AMERICAN LITERATURE ASSOCIATION 29th ANNUAL CONFERENCE

Call for Papers
American Literature Association Annual Conference
May 24-27, 2018
San Francisco, CA

www.AmericanLiteratureAssociation.org/

The Ernest Hemingway Society will sponsor two panels at the upcoming ALA Conference:

Ambulance Driver: Hemingway and the First World War

One hundred years previous to this year’s ALA conference, around 23 May 1918, Ernest Hemingway sailed from New York with the American Red Cross to serve as an ambulance driver in World War I. In light of the centenary of Hemingway’s first trip abroad, this panel proposes to examine Hemingway’s relationship to the First World War, particularly in the context of his service with the Red Cross. Hemingway’s Red Cross experience had an immense influence on his development as a writer and provided much of the raw source material for A Farewell to Arms and other writings. Furthermore, the recent publication of James McGrath Morris’s The Ambulance Drivers: Hemingway, Dos Passos, and a Friendship Made and Lost in War adds to this timely topic the question of Hemingway’s turbulent friendship with John Dos Passos and their mutual experiences in the Red Cross during the First World War. Topics for this session may include but are not limited to: teaching Hemingway and WWI; depictions of WWI in Hemingway’s fiction and/or nonfiction; the trauma of WWI in Hemingway’s life and/or writing; Hemingway’s physical and/or psychological war-wounds; Hemingway’s WWI correspondence; differences/similarities between Hemingway and other writers’ depictions of WWI. Special consideration will be given to papers that consider James McGrath Morris’s The Ambulance Drivers.

Please direct your 250 word proposal and a short professional bio to Jace Gatzemeyer at  jace.gatzemeyer@gmail.com. The deadline for proposals is January 1, 2018. Papers will be limited to 15-20 minutes.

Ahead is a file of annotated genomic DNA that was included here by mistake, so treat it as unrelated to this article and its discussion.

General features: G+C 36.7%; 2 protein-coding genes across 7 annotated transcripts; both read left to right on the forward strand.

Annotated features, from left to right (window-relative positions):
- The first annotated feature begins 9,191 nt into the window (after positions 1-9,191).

Writer, Sailor, Soldier, Spy: Hemingway and the Second World War

The story of Hemingway’s involvement in World War II is a story of spycraft. During the Second World War, Hemingway was involved to varying degrees in a wide range of intelligence-collecting actions, from reporting to the U.S. Treasury Department as a sort of investigator in China, to organizing a spy network (the “Crook Factory”) in Cuba, and later even joining a group of French partisans to gather intelligence about enemy defenses around Paris. Nicholas Reynolds’s recent book, Writer, Sailor, Solider, Spy: Ernest Hemingway's Secret Adventures, 1935-1961, has also raised interesting questions about Hemingway’s possible spy-work for the Soviet Union. This panel proposes to examine Hemingway relationship to the Second World War, particularly in the context of his involvement in spycraft. Topics for this session may include but are not limited to: teaching Hemingway and WWII; depictions of WWII in Hemingway’s fiction and/or nonfiction; Hemingway’s WWII correspondence; Hemingway’s WWII journalism; differences/similarities between Hemingway and other writers’ depictions of WWII; Hemingway’s editorial work and introduction to Men at War; Hemingway and spycraft. Special consideration will be given to papers that consider Nicholas Reynolds’s Writer, Sailor, Soldier, Spy.

Please direct your 250 word proposal and a short professional bio to Jace Gatzemeyer at  jace.gatzemeyer@gmail.com. The deadline for proposals is January 1, 2018. Papers will be limited to 15-20 minutes.